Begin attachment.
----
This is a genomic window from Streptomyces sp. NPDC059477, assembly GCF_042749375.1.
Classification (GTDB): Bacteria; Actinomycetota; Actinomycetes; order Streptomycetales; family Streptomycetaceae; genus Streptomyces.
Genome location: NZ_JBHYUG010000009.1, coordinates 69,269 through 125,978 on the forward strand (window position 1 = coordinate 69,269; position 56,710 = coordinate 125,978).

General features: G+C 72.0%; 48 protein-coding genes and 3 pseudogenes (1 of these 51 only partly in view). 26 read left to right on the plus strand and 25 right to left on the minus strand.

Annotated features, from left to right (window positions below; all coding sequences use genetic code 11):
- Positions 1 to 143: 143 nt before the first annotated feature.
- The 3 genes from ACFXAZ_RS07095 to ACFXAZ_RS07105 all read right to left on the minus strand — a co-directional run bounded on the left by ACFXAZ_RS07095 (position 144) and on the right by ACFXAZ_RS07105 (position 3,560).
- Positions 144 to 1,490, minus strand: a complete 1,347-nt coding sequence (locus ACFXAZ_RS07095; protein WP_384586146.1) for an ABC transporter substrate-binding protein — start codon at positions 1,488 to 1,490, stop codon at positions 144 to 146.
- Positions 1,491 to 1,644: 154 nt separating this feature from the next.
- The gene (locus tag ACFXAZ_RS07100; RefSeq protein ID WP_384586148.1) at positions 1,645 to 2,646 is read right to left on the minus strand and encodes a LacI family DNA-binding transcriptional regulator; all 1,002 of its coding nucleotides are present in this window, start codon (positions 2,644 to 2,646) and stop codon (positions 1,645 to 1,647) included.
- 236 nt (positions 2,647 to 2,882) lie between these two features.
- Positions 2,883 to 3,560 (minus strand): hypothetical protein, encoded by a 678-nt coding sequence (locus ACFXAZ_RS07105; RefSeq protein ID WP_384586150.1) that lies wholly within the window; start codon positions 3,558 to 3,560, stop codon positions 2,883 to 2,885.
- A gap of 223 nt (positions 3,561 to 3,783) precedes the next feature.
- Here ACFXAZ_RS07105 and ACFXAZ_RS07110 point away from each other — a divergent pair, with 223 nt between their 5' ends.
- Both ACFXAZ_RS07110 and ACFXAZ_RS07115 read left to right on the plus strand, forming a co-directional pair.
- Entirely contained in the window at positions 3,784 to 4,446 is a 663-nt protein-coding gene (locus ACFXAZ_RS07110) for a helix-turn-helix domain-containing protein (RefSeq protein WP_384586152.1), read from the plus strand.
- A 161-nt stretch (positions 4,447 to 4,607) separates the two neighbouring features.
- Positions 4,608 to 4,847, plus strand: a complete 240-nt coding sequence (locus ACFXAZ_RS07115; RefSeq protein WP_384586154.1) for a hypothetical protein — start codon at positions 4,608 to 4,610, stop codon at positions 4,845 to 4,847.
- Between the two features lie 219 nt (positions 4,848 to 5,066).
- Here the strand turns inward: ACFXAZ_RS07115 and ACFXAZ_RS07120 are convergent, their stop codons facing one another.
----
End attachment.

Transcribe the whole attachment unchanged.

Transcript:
This is a genomic window from Streptomyces sp. NPDC059477, assembly GCF_042749375.1.
Classification (GTDB): Bacteria; Actinomycetota; Actinomycetes; order Streptomycetales; family Streptomycetaceae; genus Streptomyces.
Genome location: NZ_JBHYUG010000009.1, coordinates 69,269 through 125,978 on the forward strand (window position 1 = coordinate 69,269; position 56,710 = coordinate 125,978).

General features: G+C 72.0%; 48 protein-coding genes and 3 pseudogenes (1 of these 51 only partly in view). 26 read left to right on the plus strand and 25 right to left on the minus strand.

Annotated features, from left to right (window positions below; all coding sequences use genetic code 11):
- Positions 1 to 143: 143 nt before the first annotated feature.
- The 3 genes from ACFXAZ_RS07095 to ACFXAZ_RS07105 all read right to left on the minus strand — a co-directional run bounded on the left by ACFXAZ_RS07095 (position 144) and on the right by ACFXAZ_RS07105 (position 3,560).
- Positions 144 to 1,490, minus strand: a complete 1,347-nt coding sequence (locus ACFXAZ_RS07095; protein WP_384586146.1) for an ABC transporter substrate-binding protein — start codon at positions 1,488 to 1,490, stop codon at positions 144 to 146.
- Positions 1,491 to 1,644: 154 nt separating this feature from the next.
- The gene (locus tag ACFXAZ_RS07100; RefSeq protein ID WP_384586148.1) at positions 1,645 to 2,646 is read right to left on the minus strand and encodes a LacI family DNA-binding transcriptional regulator; all 1,002 of its coding nucleotides are present in this window, start codon (positions 2,644 to 2,646) and stop codon (positions 1,645 to 1,647) included.
- 236 nt (positions 2,647 to 2,882) lie between these two features.
- Positions 2,883 to 3,560 (minus strand): hypothetical protein, encoded by a 678-nt coding sequence (locus ACFXAZ_RS07105; RefSeq protein ID WP_384586150.1) that lies wholly within the window; start codon positions 3,558 to 3,560, stop codon positions 2,883 to 2,885.
- A gap of 223 nt (positions 3,561 to 3,783) precedes the next feature.
- Here ACFXAZ_RS07105 and ACFXAZ_RS07110 point away from each other — a divergent pair, with 223 nt between their 5' ends.
- Both ACFXAZ_RS07110 and ACFXAZ_RS07115 read left to right on the plus strand, forming a co-directional pair.
- Entirely contained in the window at positions 3,784 to 4,446 is a 663-nt protein-coding gene (locus ACFXAZ_RS07110) for a helix-turn-helix domain-containing protein (RefSeq protein WP_384586152.1), read from the plus strand.
- A 161-nt stretch (positions 4,447 to 4,607) separates the two neighbouring features.
- Positions 4,608 to 4,847, plus strand: a complete 240-nt coding sequence (locus ACFXAZ_RS07115; RefSeq protein WP_384586154.1) for a hypothetical protein — start codon at positions 4,608 to 4,610, stop codon at positions 4,845 to 4,847.
- Between the two features lie 219 nt (positions 4,848 to 5,066).
- Here the strand turns inward: ACFXAZ_RS07115 and ACFXAZ_RS07120 are convergent, their stop codons facing one another.